A Life in Waves

 

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A documentary to appeal to lovers of electronic music and to those who admire a strong woman.

 
Life in Waves, A

  

This ably made American documentary portrays the life and career of Suzanne Ciani. It's an adroit mix of new material and archive footage that refuses to be too indulgent over length (it comes in at 74 minutes). Rather recklessly it offers a pre-credit sequence dating from 1980: this shows Suzanne being interviewed on a TV show with the host inviting her to illustrate her recent work with synthesisers. The visual quality here is very poor but, thankfully, this is the exception. The film quickly moves on for brief comments from a range of people, musicians and others, who are able to confirm her pioneering role in electronic music, something made even more remarkable because she was a woman in a sphere dominated by men.

 

Thereafter, with Suzanne herself as our guide, A Life in Waves, sets out to give a chronological account of her life, albeit that it is first established that in 2015 she would be receiving an alumnae award from Wellesley College. We learn of her home background, her interest in the piano, her politicisation at Berkeley in 1968 and her switch to the sphere of electronic music when Don Buchla, the instrument designer responsible for the Buchla synthesiser, became her mentor.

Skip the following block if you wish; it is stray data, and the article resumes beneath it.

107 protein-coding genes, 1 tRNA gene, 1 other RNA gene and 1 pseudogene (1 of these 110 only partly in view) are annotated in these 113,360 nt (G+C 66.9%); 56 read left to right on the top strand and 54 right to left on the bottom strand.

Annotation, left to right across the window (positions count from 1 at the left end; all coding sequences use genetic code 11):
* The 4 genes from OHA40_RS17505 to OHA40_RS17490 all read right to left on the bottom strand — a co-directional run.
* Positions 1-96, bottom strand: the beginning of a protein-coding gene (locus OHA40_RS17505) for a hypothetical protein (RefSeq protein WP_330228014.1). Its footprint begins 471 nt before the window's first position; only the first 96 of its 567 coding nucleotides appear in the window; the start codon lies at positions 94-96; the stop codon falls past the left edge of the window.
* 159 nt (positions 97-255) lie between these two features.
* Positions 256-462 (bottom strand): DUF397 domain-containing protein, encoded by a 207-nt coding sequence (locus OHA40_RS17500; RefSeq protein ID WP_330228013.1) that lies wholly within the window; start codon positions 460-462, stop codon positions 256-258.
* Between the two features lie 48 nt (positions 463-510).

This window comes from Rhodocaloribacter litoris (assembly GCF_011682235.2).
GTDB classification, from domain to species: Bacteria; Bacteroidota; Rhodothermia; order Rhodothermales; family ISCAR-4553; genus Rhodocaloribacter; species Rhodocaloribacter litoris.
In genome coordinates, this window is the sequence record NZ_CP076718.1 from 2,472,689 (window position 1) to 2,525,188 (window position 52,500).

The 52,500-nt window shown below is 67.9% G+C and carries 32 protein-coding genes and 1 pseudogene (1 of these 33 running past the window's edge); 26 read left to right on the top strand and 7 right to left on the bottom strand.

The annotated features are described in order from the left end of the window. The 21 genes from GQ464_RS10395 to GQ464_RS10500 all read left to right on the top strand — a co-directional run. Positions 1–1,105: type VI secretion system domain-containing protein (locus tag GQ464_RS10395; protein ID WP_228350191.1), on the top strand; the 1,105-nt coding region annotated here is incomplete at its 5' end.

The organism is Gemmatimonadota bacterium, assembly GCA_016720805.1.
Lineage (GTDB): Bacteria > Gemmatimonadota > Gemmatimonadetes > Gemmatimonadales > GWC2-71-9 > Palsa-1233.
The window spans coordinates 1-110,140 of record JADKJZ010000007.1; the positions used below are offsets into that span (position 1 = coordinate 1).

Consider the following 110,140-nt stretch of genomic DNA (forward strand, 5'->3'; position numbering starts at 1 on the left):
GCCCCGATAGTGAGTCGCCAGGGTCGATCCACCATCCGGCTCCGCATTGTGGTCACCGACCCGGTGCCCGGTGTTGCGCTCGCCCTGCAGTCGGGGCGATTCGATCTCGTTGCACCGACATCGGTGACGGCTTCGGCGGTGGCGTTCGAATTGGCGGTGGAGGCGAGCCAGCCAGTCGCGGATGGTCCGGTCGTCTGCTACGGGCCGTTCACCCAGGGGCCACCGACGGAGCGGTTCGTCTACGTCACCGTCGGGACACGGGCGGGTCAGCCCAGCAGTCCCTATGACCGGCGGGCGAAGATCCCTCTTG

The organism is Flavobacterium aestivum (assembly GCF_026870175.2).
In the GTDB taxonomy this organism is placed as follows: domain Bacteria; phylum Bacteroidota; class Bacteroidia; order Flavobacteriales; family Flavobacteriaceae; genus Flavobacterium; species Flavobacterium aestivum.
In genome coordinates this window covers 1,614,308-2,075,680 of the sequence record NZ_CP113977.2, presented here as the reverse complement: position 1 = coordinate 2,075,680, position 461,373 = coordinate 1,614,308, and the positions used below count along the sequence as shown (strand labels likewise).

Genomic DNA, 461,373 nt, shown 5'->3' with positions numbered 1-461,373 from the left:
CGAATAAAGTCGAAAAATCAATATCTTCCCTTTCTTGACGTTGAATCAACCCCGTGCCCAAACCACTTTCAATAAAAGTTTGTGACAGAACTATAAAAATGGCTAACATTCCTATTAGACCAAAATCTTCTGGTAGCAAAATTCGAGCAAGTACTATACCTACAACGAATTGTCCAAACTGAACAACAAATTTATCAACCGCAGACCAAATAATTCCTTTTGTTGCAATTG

As her story continues, the film reveals her key contributions to filmed advertisements (this brought her to prominence), her work in cinema (Bryan Forbes's The Stepford Wives) and her subsequent recording of albums of her own compositions which eventually commanded attention when, after a return to the use of a piano, her pieces came to fit the concept of New Age music. The wider interest in this film lies in the fact that it reveals a determined woman ready to apply herself with determination to finding her own independent path in life (something she sees as an essential in contrast to those who simply set out hoping for fame and fortune).

 

Nevertheless, the stress on music, especially of the electronic kind, inevitably means that to a degree responses to this film will depend on how appealing the viewer finds these sounds. In many ways Suzanne Ciani is a beguiling presence but, since the film doesn't limit itself to the career, one feels that it is less forthcoming than it should have been. A diagnosis of breast cancer is mentioned but then ignored save for her decision to leave New York for a calmer life. She would marry late on a man eighteen years younger, but little is said of what led to a divorce seven years later. It would seem that earlier she had largely sacrificed    romance to pursue her career, but more could have been made of how she feels about that on looking back. She describes herself as a romantic but her outlook in that respect prior to her marriage emerges as banal and surprisingly old-fashioned and some will be alienated by her readiness to be guided in her life by an astrologer. But these limitations will not be of any great concern to those who approach this film as admirers of Ciani or of electronic music generally.

 

MANSEL STIMPSON

 

Featuring  Suzanne Ciani, Peter Baumann, Don Buchla, Dorit Chrysler, Sara Davishi, Robert Wiki Aubrey Lowe, Leslie Mona Mathis.

 

Dir Brett Whitcomb, Pro Brett Whitcomb and Bradford Thomason, Ph Brett Whitcomb, Ed Bradford Thomason with Kyle McKinnon.

 

Window Pictures-DocHouse.
74 mins. USA. 2017. Rel: 28 July 2017. No Cert.